Debt Dominates Entrepreneurial Funding; Venture Capitalists Account for Less than 1 Percent of Financing

Latest Kauffman Policy Digest explores sources of entrepreneurs’ funding and policy recommendations for promising program

(KANSAS CITY, Mo.) June 2, 2015 – An array of federal, state and local policies aim to support entrepreneurs through grants and tax breaks that make capital more easily attainable. 

However, according to the most recent Entrepreneurship Policy Digest released today by the Kauffman Foundation, entrepreneurs most often turn to two forms of private external financing: debt and equity.

The Policy Digest states debt is the most common source of financing for new businesses, with about 40 percent of a business’ initial startup capital coming from bank-financed debt. Equity is a less common form of initial funding, according to the Digest, with less than 3 percent of new firms funded by angel investors and less than 1 percent funded by venture capitalists.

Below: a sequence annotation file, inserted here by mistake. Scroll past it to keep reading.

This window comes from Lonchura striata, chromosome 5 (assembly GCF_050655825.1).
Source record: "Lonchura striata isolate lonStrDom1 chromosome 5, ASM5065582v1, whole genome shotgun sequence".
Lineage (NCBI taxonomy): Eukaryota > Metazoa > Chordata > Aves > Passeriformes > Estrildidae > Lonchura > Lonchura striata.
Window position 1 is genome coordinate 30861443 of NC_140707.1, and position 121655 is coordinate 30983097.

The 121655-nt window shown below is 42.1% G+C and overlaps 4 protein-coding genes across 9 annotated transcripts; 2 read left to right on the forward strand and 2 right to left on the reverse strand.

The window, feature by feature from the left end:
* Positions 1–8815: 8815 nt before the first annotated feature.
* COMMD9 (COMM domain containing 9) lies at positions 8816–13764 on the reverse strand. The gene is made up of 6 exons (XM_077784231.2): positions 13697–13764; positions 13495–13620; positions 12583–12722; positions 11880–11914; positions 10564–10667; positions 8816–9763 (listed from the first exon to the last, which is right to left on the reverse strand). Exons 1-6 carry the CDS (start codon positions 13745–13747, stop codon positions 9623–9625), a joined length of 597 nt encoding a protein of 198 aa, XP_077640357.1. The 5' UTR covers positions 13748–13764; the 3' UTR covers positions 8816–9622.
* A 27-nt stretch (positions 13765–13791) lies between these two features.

The Digest also highlights new forms of funding, such as crowdfunding. In the first half of 2014, more than 20 percent of new startups went through online lenders when applying for loans. 

The Digest also examines public programs that affect entrepreneurial financing, including:

  • The Jumpstart Our Business Startups (JOBS) Act of 2012
  • Small Business Innovation Research (SBIR) grants
  • State research and development programs
  • Public venture funds

Read the full Digest.

The Kauffman Foundation’s Policy Digests consist of summaries of findings around relevant policy issues that will inform and educate policymakers. To read the entire Policy Digest on entrepreneurial finance and to sign up to receive subsequent Digests, go to